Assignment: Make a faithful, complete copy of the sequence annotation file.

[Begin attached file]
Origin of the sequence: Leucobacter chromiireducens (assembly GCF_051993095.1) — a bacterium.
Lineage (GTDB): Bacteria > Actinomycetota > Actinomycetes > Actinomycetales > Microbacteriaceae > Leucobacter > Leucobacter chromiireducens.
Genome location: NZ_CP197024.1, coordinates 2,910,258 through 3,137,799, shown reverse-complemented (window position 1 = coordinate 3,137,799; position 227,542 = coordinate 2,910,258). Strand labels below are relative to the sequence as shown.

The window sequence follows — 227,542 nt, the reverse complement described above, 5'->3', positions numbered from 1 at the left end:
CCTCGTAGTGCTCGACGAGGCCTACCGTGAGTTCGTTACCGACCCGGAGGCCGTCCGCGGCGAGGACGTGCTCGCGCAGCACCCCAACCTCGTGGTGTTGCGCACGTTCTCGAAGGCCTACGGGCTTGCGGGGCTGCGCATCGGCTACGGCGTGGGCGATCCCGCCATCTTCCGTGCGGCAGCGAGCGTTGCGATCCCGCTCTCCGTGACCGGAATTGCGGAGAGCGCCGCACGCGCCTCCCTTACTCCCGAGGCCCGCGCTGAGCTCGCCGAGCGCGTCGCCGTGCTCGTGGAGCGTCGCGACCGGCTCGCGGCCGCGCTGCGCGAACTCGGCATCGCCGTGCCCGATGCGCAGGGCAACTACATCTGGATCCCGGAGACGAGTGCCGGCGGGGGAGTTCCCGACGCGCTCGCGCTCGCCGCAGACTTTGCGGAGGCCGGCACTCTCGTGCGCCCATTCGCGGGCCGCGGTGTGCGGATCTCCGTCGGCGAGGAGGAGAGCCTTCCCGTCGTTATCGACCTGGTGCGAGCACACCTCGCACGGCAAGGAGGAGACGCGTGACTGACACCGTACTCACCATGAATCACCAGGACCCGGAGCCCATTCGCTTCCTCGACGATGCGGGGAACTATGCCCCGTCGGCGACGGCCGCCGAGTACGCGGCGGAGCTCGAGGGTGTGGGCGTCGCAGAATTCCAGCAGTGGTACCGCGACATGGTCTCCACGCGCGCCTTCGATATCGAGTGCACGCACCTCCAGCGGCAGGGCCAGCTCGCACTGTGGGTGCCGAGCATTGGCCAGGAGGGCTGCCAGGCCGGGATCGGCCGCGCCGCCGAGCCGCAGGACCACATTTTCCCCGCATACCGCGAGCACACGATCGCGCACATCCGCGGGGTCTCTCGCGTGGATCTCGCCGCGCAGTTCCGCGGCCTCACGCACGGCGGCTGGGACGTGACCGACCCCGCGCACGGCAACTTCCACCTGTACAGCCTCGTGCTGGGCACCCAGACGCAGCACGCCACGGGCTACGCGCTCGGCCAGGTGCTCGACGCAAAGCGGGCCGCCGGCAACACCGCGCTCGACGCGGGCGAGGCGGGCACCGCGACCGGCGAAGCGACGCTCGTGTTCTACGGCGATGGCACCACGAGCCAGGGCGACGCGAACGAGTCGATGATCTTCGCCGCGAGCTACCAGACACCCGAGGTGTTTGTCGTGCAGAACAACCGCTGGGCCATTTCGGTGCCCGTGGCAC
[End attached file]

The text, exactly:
Origin of the sequence: Leucobacter chromiireducens (assembly GCF_051993095.1) — a bacterium.
Lineage (GTDB): Bacteria > Actinomycetota > Actinomycetes > Actinomycetales > Microbacteriaceae > Leucobacter > Leucobacter chromiireducens.
Genome location: NZ_CP197024.1, coordinates 2,910,258 through 3,137,799, shown reverse-complemented (window position 1 = coordinate 3,137,799; position 227,542 = coordinate 2,910,258). Strand labels below are relative to the sequence as shown.

The window sequence follows — 227,542 nt, the reverse complement described above, 5'->3', positions numbered from 1 at the left end:
CCTCGTAGTGCTCGACGAGGCCTACCGTGAGTTCGTTACCGACCCGGAGGCCGTCCGCGGCGAGGACGTGCTCGCGCAGCACCCCAACCTCGTGGTGTTGCGCACGTTCTCGAAGGCCTACGGGCTTGCGGGGCTGCGCATCGGCTACGGCGTGGGCGATCCCGCCATCTTCCGTGCGGCAGCGAGCGTTGCGATCCCGCTCTCCGTGACCGGAATTGCGGAGAGCGCCGCACGCGCCTCCCTTACTCCCGAGGCCCGCGCTGAGCTCGCCGAGCGCGTCGCCGTGCTCGTGGAGCGTCGCGACCGGCTCGCGGCCGCGCTGCGCGAACTCGGCATCGCCGTGCCCGATGCGCAGGGCAACTACATCTGGATCCCGGAGACGAGTGCCGGCGGGGGAGTTCCCGACGCGCTCGCGCTCGCCGCAGACTTTGCGGAGGCCGGCACTCTCGTGCGCCCATTCGCGGGCCGCGGTGTGCGGATCTCCGTCGGCGAGGAGGAGAGCCTTCCCGTCGTTATCGACCTGGTGCGAGCACACCTCGCACGGCAAGGAGGAGACGCGTGACTGACACCGTACTCACCATGAATCACCAGGACCCGGAGCCCATTCGCTTCCTCGACGATGCGGGGAACTATGCCCCGTCGGCGACGGCCGCCGAGTACGCGGCGGAGCTCGAGGGTGTGGGCGTCGCAGAATTCCAGCAGTGGTACCGCGACATGGTCTCCACGCGCGCCTTCGATATCGAGTGCACGCACCTCCAGCGGCAGGGCCAGCTCGCACTGTGGGTGCCGAGCATTGGCCAGGAGGGCTGCCAGGCCGGGATCGGCCGCGCCGCCGAGCCGCAGGACCACATTTTCCCCGCATACCGCGAGCACACGATCGCGCACATCCGCGGGGTCTCTCGCGTGGATCTCGCCGCGCAGTTCCGCGGCCTCACGCACGGCGGCTGGGACGTGACCGACCCCGCGCACGGCAACTTCCACCTGTACAGCCTCGTGCTGGGCACCCAGACGCAGCACGCCACGGGCTACGCGCTCGGCCAGGTGCTCGACGCAAAGCGGGCCGCCGGCAACACCGCGCTCGACGCGGGCGAGGCGGGCACCGCGACCGGCGAAGCGACGCTCGTGTTCTACGGCGATGGCACCACGAGCCAGGGCGACGCGAACGAGTCGATGATCTTCGCCGCGAGCTACCAGACACCCGAGGTGTTTGTCGTGCAGAACAACCGCTGGGCCATTTCGGTGCCCGTGGCAC